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African American Studies
Welcome to the African American Studies guide. Resources and guidance here will help you to navigate the rich University of Virginia collections for research purposes.
A cohabitation register, or as it is properly titled, Register of Colored Persons…cohabiting together as Husband and Wife on 27th February 1866, was the legal vehicle by which former slaves legitimized both their marriages and their children. The information about an individual person contained in a cohabitation register is ... often the first time that a former sl
Read this 2005 article that links to copies of documents relating to freedmen's marriages in several Southern states. From the National Archives' journal Prologue. See also transcriptions of marriage records from Virginia, Arkansas, D.C. and other states, from Freedman's Bureau Online.
From the University of Richmond. "Mapping Richmond's Slave Trade" is a 3D model of a portion of the city's commercial district as it stood in 1853. Richmond's slave trading market was among the largest in the United States between the 1830s and 1860s. With auction houses and slave jails colored red (a red flag was typically hung outside of these buildings to indicate an auction would occur that day), this 3D model reveals—and lets you explore—the slave market's large physical footprint in the city.
From UVA's Professor Patrica C. Click. Documents and maps relating to a colony of former slaves on Roanoke Island, formed during the Civil War. Includes letters of missionary teachers who worked on the island.
Details life in a Virginia and a Pennsylvania community, from the time of John Brown's raid through the era of Reconstruction. Letters and diaries, newspapers and speeches, census and church records. See also Freedmen's Bureau material.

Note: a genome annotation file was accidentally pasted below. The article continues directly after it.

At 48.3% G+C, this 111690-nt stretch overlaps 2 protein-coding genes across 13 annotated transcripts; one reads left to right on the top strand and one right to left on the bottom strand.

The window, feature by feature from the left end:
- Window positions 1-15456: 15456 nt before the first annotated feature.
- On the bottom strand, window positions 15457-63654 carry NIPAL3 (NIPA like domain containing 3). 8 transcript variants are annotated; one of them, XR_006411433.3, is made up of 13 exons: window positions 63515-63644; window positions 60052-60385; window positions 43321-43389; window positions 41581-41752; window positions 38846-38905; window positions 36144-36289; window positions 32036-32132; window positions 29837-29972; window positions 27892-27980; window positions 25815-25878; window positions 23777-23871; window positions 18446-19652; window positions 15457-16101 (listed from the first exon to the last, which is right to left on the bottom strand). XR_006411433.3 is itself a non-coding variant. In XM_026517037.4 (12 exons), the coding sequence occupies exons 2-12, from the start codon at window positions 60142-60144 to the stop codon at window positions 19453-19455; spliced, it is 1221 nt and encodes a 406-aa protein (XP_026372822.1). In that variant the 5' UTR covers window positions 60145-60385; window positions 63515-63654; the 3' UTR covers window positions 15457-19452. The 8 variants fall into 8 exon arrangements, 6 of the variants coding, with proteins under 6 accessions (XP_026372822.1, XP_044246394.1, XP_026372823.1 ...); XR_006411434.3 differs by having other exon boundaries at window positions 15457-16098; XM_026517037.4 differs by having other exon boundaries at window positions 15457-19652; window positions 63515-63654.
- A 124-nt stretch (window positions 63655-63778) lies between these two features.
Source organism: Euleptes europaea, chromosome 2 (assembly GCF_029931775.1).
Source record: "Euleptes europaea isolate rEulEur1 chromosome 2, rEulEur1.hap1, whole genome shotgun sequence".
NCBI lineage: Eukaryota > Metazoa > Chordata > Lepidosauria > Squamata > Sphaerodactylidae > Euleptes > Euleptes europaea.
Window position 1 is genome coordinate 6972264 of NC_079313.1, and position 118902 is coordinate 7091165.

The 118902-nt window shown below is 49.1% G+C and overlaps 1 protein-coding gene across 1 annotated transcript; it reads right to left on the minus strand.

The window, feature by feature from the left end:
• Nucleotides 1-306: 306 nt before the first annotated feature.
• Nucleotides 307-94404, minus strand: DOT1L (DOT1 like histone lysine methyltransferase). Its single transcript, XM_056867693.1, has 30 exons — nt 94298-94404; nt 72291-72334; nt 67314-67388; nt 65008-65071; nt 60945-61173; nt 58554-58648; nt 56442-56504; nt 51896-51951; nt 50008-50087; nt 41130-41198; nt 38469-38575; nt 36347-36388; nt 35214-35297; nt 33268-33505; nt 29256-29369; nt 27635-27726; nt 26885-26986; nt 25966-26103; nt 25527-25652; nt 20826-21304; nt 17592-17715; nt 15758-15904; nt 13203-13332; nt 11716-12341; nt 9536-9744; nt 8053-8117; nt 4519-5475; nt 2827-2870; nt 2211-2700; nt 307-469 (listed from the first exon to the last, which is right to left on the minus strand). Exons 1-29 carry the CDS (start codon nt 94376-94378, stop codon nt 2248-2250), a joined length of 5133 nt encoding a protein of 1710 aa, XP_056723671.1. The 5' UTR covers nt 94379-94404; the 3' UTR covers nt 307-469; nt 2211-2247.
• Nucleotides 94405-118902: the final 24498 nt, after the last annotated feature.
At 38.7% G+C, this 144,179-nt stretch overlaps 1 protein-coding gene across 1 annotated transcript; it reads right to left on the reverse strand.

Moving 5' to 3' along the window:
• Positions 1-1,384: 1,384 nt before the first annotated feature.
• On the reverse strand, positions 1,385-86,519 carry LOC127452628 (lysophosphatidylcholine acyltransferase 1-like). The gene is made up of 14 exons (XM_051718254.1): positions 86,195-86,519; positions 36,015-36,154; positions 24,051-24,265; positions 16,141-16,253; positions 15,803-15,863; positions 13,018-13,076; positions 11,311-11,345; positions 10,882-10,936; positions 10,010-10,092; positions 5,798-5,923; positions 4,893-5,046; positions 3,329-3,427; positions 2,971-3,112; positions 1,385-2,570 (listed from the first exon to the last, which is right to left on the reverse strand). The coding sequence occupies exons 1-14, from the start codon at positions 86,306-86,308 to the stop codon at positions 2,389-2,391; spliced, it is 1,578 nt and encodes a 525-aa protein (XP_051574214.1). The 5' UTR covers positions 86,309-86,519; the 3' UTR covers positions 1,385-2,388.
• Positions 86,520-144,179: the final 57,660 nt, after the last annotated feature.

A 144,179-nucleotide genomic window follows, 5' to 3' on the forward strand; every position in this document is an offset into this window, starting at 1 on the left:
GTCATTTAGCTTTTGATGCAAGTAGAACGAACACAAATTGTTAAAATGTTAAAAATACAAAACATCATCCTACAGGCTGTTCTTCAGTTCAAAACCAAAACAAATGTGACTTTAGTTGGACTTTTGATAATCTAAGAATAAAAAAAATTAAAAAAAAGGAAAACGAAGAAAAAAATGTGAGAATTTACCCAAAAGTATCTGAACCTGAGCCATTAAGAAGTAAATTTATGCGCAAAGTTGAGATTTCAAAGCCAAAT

"The website now includes a searchable database of nearly 3700 Virginia emigrants to Liberia and nearly 250 Virginia emancipators, a timeline of relevant events and documents between 1787 and 1866, and a compilation of important related sources...".
Digital Primary Sources specific to Virginia (20th Century)
From the Holsinger Collection at UVA's Small Special Collections Library. Nearly 500 portraits of African-American citizens of Charlottesville and the surrounding area from the end of the 19th century up to WWI.
Fourteen oral history interviews conducted in 1992 by Virginia Commonwealth University students with African-Americans residing in the Richmond, Virginia metropolitan area. More digital resources at VCU's Virginia Black History Archives.
Scroll down this page for links to full-text of selected 1950s articles from the Cavalier Daily. See also links to articles from the 1957, "Jim Crow" issue of the Virginia Spectator. This resource is part of UVA professor Stephen Railton's Faulkner at Virginia web site.
Includes Timeline 1966-75, as well as sections on UVA and the USA in the 1950s, 1960s, and 1970s. NOTE: click on "Preface" in first section for photos of and information on African-American Trailblazers at UVA.
Massive resistance was Virginia's policy to prevent school desegregation in the wake of the Brown Supreme Court decision in 1954. Covers the history of massive resistance in Virginia and some of its legacies.
Includes full speeches of Martin Luther King, Jr., Presidents Kennedy and Nixon, Virginia governors, as well as original footage of school desegregation, public meetings, local debates over civil rights matters, and interviews with citizens.
An African-American newspaper printed in Charlottesville from 1933-1935,...a source for understanding the lives of Charlotteville's African Americans during the Jim Crow period. From UVA's Virginia Center for Digital History.